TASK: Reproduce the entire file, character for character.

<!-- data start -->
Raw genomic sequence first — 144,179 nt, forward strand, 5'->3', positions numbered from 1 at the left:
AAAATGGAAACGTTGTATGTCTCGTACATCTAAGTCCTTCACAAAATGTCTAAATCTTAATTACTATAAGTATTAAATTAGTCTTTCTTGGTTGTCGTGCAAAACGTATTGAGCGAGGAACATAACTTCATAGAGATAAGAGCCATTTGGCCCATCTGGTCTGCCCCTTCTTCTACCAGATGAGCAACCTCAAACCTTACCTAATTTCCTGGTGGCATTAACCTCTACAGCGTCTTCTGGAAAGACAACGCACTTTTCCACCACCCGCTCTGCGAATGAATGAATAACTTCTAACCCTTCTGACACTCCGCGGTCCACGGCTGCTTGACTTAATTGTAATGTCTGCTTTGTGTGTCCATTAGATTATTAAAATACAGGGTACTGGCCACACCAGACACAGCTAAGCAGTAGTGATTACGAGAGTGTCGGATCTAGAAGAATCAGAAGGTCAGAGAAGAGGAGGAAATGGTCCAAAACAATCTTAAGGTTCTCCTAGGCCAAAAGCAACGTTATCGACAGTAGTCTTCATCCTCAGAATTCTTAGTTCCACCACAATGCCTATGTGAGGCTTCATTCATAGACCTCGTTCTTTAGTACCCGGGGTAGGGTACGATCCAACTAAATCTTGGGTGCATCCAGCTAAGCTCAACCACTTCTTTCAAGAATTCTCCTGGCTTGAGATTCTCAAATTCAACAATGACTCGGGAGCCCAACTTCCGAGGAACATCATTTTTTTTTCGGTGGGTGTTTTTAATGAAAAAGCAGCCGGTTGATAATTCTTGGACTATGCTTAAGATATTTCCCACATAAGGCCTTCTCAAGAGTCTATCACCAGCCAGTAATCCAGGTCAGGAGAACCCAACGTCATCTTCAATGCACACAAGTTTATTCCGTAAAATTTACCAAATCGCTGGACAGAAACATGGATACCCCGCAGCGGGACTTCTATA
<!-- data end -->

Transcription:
Raw genomic sequence first — 144,179 nt, forward strand, 5'->3', positions numbered from 1 at the left:
AAAATGGAAACGTTGTATGTCTCGTACATCTAAGTCCTTCACAAAATGTCTAAATCTTAATTACTATAAGTATTAAATTAGTCTTTCTTGGTTGTCGTGCAAAACGTATTGAGCGAGGAACATAACTTCATAGAGATAAGAGCCATTTGGCCCATCTGGTCTGCCCCTTCTTCTACCAGATGAGCAACCTCAAACCTTACCTAATTTCCTGGTGGCATTAACCTCTACAGCGTCTTCTGGAAAGACAACGCACTTTTCCACCACCCGCTCTGCGAATGAATGAATAACTTCTAACCCTTCTGACACTCCGCGGTCCACGGCTGCTTGACTTAATTGTAATGTCTGCTTTGTGTGTCCATTAGATTATTAAAATACAGGGTACTGGCCACACCAGACACAGCTAAGCAGTAGTGATTACGAGAGTGTCGGATCTAGAAGAATCAGAAGGTCAGAGAAGAGGAGGAAATGGTCCAAAACAATCTTAAGGTTCTCCTAGGCCAAAAGCAACGTTATCGACAGTAGTCTTCATCCTCAGAATTCTTAGTTCCACCACAATGCCTATGTGAGGCTTCATTCATAGACCTCGTTCTTTAGTACCCGGGGTAGGGTACGATCCAACTAAATCTTGGGTGCATCCAGCTAAGCTCAACCACTTCTTTCAAGAATTCTCCTGGCTTGAGATTCTCAAATTCAACAATGACTCGGGAGCCCAACTTCCGAGGAACATCATTTTTTTTTCGGTGGGTGTTTTTAATGAAAAAGCAGCCGGTTGATAATTCTTGGACTATGCTTAAGATATTTCCCACATAAGGCCTTCTCAAGAGTCTATCACCAGCCAGTAATCCAGGTCAGGAGAACCCAACGTCATCTTCAATGCACACAAGTTTATTCCGTAAAATTTACCAAATCGCTGGACAGAAACATGGATACCCCGCAGCGGGACTTCTATA